For the 2006 Golfs, if they are in really good nick you could put private plates on them to hide their age.
    Definitely recommend paying the extra £200 a month to get everything official on your rent. Sounds like that could come back and bite you further down the line, and you will save on your corporation tax anyway by putting it through officially.
     
    Posted: Dec 3, 2018 By: Gordon - Commercial Finance Member since: Jun 26, 2017
    #2
  3. billybob99

    billybob99 UKBF Regular Free Member

    520 84
    Better than what most offer.

    I was offered a Ford Cougar when I dropped my car off, ending up walking home.
     
    Posted: Dec 3, 2018 By: billybob99 Member since: Apr 23, 2013
    #3
  4. Noah

    Noah UKBF Enthusiast Free Member

    872 203
    This makes me nervous. As @Gordon - Commercial Finance says, you need to formalise this with a legal lease, if only to protect your investment in the units. Would have been better to do this before, but better late than never.
     
    Posted: Dec 3, 2018 By: Noah Member since: Sep 1, 2009
    #4
  5. Mark T Jones

    Mark T Jones UKBF Enthusiast Free Member

    2,294 622
    Well done for getting Jung’s off the ground and thinking this through

    I’d agree with others though, you should keep things as clean and transparent as possible - particularly with sales as this is a bit of a hot spot for HMRC

    You could outsource the books - many bookkeepers work from ‘shoebox’ paperwork

    Yes, make a virtue of the golfs’ age, as long as they are clean and reliable it’s no issue

    I’d suggest that you break down future questions and ask them individually- you will get more focused answers
     
    Posted: Dec 4, 2018 By: Mark T Jones Member since: Nov 4, 2015
    #5
  6. Root 66 Woodshop

    Root 66 Woodshop UKBF Big Shot Free Member

    4,548 1,229
    To get to the standard that people will expect you to be (as it would appear you have a high standard of work due to your post) expect to fork out at least £50,000 for the correct equipment, don't go down the cheap end with it, as it will bite you on the backside.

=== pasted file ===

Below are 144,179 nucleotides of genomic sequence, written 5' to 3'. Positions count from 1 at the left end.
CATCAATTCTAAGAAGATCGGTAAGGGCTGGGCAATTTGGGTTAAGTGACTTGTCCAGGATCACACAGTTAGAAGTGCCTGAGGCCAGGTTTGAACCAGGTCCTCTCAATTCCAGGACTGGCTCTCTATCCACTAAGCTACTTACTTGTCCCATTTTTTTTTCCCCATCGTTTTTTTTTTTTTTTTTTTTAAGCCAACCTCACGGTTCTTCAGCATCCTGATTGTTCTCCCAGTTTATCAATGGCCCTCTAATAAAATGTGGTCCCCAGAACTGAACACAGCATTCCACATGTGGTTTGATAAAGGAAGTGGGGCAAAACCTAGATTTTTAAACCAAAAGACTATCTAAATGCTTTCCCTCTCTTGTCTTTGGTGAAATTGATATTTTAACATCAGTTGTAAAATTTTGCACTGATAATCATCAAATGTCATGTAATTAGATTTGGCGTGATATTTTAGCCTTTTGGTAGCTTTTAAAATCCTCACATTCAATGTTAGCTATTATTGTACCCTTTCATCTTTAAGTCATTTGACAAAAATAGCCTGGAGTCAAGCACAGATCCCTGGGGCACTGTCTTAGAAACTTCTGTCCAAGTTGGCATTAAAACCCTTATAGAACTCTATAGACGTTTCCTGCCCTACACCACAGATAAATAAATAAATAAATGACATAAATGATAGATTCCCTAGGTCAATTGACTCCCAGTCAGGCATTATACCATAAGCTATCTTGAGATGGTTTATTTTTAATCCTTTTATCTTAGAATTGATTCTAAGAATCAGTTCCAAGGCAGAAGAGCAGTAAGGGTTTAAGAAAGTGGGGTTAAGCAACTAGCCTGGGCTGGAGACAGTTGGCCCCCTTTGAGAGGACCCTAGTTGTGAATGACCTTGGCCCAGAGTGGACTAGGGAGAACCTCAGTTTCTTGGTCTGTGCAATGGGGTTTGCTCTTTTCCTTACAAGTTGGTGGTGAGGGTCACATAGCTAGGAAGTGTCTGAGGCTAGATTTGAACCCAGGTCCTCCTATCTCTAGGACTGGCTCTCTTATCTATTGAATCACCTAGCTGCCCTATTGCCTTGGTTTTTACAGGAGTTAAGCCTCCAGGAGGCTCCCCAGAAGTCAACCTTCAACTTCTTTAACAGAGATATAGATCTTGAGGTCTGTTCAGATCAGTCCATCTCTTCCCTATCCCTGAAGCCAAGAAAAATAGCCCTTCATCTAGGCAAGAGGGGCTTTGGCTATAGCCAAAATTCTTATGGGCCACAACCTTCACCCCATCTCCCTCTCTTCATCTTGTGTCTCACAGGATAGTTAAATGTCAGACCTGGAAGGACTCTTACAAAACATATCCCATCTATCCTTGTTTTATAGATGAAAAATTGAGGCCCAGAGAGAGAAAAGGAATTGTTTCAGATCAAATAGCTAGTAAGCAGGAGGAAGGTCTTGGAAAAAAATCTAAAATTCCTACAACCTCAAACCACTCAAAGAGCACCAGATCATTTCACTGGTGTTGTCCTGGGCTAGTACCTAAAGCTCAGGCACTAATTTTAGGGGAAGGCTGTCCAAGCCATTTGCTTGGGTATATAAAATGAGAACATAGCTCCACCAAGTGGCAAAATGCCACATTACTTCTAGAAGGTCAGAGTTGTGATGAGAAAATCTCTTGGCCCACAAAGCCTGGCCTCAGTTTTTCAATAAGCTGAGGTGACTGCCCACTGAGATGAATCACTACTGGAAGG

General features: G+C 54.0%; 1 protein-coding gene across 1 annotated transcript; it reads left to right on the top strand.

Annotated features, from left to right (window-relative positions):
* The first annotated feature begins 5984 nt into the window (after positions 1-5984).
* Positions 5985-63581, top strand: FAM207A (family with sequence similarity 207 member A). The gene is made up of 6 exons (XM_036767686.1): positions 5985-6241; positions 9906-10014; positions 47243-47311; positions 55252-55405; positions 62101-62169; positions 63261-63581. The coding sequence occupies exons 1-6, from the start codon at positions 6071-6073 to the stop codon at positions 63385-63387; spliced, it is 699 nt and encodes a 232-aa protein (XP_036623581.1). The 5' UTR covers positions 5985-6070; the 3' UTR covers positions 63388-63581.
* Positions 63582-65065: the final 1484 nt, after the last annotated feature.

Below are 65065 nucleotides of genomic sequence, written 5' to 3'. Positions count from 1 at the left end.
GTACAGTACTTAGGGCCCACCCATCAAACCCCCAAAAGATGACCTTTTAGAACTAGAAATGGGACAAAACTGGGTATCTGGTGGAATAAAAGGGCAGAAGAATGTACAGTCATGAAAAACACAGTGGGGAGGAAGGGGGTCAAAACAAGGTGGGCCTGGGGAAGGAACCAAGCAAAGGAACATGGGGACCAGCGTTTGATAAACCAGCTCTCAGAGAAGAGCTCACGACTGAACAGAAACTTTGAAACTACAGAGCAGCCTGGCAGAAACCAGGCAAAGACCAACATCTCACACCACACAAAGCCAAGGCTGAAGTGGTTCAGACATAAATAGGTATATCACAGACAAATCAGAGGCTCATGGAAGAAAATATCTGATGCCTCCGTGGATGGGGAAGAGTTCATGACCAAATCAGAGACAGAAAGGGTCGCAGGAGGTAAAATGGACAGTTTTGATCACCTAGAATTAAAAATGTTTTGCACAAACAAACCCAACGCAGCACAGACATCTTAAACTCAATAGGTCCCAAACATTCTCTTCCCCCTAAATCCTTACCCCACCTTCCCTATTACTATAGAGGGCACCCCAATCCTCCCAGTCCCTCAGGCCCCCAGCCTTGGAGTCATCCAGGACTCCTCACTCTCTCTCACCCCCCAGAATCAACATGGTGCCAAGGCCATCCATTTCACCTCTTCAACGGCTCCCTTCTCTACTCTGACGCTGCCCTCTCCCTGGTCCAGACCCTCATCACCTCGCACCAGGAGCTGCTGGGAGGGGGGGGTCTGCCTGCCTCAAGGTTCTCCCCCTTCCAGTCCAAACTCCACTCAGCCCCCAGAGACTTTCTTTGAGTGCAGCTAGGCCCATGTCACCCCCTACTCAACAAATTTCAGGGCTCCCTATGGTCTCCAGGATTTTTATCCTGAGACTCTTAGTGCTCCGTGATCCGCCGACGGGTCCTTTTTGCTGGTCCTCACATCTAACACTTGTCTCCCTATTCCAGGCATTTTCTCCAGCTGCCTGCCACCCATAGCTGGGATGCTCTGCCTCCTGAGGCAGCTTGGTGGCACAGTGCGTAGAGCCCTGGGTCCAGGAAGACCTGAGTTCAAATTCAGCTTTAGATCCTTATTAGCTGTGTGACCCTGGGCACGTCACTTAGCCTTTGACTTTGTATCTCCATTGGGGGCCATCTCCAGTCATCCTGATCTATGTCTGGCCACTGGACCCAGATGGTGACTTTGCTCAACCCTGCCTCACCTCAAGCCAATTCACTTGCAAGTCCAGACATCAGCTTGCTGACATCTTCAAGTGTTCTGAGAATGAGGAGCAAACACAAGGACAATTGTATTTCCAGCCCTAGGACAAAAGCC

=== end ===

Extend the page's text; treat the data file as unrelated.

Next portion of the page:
if anything, contact some of your local Autolocksmith's who cut keys and arrange a finders fee, find the best one for you and them to work with and get it set up... it doesn't cost you anything.

    This can work out better in the long run.

    This is how we deal with vehicle keys from the company that I work for:

    We have a contact who is very cost effective (i.e. not greedy) he pays us £10.00 per emailed job that we send to him that he wins the work for... up to now, we've had around £1000 from him in 12 months so not bad for 100 emails.

    Whenever we get asked if we do vehicle keys, we tell them yes, take the details of the car and a contact number and then tell them that the engineer will call them within the next hour to give them their price, if they're happy with the price they'll then arrange with the engineer to visit them and complete the work required - people love the fact that "we" come to them, they can be at work or home it doesn't matter, we don't interrupt on their normal working day.

    The added bonus to this is, IF a mistake is made, and the car's computer is blown/killed or any other issue is caused by the engineer... it's not OUR issue, its down to the Autolocksmith to deal with... We've only had one incident where the engineer was working on a brand new Fpace jag, and he slipped while soldering and killed the car... not only did it cost him over £1000 at Jaguar but he also provided 2 new keys at his cost... didn't affect our working day one bit. :)
     
    Posted: Dec 4, 2018 By: Root 66 Woodshop Member since: Nov 22, 2011
    #6
  7. MyAccountantOnline

    MyAccountantOnline UKBF Legend Full Member

    12,317 2,290
    If your sister in law is going to act as your company accountant you need to sit down with her and agree exactly what she's going to do and how she will work.

    You should certainly get and keep all receipts for company expenses (and make sure all invoices are in the company name) but how you file and store them is something I'd ask your sister in law as she will need them to do the bookkeeping.
     
    Posted: Dec 5, 2018 By: MyAccountantOnline Member since: Sep 24, 2008
    #7
  8. bodgitt&scarperLTD

    bodgitt&scarperLTD UKBF Newcomer Free Member

    8 1
    Plenty of garages run an older courtesy car. A well presented older courtesy car speaks volumes as to the garage's skills, so I'd keep it. Cost effective goodwill from your customers.

    That said, your friend (and you) are muppets for abusing a Golf like that. That's double the payload and well over double on the rear axle loading. I'm surprised it took the abuse. He could have just had a ton bag delivered direct to site from any builders merchant.
     
    Posted: Dec 8, 2018 at 6:10 PM By: bodgitt&scarperLTD Member since: Nov 26, 2018
    #8